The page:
This reminds me of the debate about bloat. Icons on computer desktops are so lavish and literalistic – with 3D modelling, chiaroscuro effects, and drop shadows; they glow, throb, flash, click, disappear in a puff of smoke – why? I don’t think they help us memorize the contents better, simply because they don’t reflect the contents of the icon in an expressive way. For all its faults at least the old C: prompt had the decency to acknowledge it wasn’t the primary reason for our interaction with the computer. In that sense ‘code’ is a literally alphabetic and non-representational mode of communication: abstract, minimalist, elegant, generalizable, flexible, difficult to start with, but becoming more natural with familiarity …
Iconic modes of communication are ipso facto non-literate. The much-vaunted immersive iPad media experience is perhaps based on a shift from static literacy to dynamic visuality. If the pre-release rumours are true, the iPad 3 will have better-than-HD screen resolution. What is the direction here? How can the iPad (and the Kindle, and all the other e-readers if/as they ‘upgrade’ their technical specifications) be both a literate and non-literate device? Boundarylessness is a confusing and disorientating non-place; as Jeff Beck says in ‘Hi Ho Silver Lining’, it is ‘everywhere and nowhere’. How will people in the e-books industry know where to draw the literacy versus realism line when they write or produce ‘enhanced’ e-books? Will they end up like interactive films or games? Will they just seem like clunky and rather earnest computer games?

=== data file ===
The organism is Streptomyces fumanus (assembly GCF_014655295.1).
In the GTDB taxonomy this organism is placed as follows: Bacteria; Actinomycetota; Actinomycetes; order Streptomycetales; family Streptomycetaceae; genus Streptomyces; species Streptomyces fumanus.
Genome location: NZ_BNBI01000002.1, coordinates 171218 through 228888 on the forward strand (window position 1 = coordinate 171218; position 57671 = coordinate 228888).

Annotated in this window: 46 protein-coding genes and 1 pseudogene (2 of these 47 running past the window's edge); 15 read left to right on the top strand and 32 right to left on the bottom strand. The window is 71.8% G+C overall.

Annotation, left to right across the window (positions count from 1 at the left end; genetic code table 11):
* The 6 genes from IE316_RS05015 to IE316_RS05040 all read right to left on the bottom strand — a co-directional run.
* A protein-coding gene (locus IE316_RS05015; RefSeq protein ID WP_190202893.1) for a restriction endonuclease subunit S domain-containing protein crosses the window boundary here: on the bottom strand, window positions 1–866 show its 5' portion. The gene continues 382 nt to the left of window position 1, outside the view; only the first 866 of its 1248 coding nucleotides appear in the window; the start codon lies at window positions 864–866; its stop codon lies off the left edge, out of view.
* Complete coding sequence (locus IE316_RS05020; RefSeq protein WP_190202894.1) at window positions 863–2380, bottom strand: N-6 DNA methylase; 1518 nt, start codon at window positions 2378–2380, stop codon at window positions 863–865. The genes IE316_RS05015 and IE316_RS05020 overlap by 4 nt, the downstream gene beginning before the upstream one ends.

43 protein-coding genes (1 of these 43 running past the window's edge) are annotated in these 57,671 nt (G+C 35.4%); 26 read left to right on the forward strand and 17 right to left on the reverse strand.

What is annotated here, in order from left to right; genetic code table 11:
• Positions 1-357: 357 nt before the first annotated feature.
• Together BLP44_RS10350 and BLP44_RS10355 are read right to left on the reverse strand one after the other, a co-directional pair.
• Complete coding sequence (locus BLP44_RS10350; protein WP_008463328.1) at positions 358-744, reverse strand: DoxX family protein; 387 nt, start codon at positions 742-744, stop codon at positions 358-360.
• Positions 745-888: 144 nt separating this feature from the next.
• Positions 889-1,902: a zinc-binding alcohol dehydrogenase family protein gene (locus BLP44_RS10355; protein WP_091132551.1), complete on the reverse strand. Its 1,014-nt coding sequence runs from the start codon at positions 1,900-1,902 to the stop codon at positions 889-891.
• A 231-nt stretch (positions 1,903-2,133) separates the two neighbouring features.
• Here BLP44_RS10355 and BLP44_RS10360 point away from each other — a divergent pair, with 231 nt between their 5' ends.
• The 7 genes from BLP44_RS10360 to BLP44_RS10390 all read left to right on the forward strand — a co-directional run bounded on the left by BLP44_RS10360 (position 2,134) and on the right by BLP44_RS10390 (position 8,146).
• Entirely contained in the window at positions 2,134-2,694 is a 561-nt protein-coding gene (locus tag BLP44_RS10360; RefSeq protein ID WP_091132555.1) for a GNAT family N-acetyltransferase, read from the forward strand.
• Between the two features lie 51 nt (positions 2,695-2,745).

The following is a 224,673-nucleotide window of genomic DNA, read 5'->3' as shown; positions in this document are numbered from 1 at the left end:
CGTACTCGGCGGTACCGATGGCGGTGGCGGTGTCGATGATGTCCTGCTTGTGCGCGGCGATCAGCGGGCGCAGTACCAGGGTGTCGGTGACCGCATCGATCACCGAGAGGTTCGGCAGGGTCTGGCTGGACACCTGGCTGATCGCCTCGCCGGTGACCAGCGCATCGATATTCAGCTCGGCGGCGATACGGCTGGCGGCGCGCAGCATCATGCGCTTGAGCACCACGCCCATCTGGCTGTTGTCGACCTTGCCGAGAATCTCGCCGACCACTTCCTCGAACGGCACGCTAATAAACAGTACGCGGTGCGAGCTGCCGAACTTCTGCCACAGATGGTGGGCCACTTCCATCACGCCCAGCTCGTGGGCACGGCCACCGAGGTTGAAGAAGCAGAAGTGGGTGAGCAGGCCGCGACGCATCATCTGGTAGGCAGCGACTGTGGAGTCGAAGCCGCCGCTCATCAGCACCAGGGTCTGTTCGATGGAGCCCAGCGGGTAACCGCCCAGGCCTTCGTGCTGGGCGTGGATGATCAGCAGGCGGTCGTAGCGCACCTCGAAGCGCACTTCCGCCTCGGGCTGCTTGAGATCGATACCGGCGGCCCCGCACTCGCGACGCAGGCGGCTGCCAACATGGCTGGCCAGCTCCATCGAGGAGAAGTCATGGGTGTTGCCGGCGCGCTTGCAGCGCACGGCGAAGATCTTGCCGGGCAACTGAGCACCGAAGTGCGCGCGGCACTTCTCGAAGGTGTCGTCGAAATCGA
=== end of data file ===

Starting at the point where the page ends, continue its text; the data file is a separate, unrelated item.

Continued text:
Gaming’s preferred sensory channels are necessarily those mostly readily transmissible through digital replication: sound and vision, currently evolving (fairly easily) to surroundsound and (with more difficulty) to 3D and the representation or enactment of movement in and through space.
Touch, smell and taste would be literally sensational but are at the moment digitally unreproduceable. Firstly the Wii and more recently Kinect are important stages towards engagement with the simple and enjoyable movement of our bodies. Gaming is otherwise astonishingly physically unexpressed – I am continually amazed to see my children play for hours and hardly move more than the muscles in their fingers. Mind you, reading is very static, but there again reading has never aspired to be anything otherwise.
The antithesis of gaming is going to the gym – it produces feelgood endorphins but it numbs our minds, at least the bits of them that forget how quickly time goes past when we play games or read. I’m guessing a workout fantasy game would be a major success – though I’m not sure how games designers would get round the sensory input stage. Wi-fi 3D projector goggles with stereo headphones and gyroscopically stabilized accelerometer? I presume games designers can in theory connect body movements to computer via Kinect and have 360-degree ‘landscapes’, with sound ‘coming from’ a specific location, but there has to be some consistent reference point for the gamer’s perception of being-in-space. And then there would be a lot of trashed living rooms …
I’m on quite a large bet with my elder son that this will happen by Christmas 2018. Anyone know of this kind of thing in the pipeline?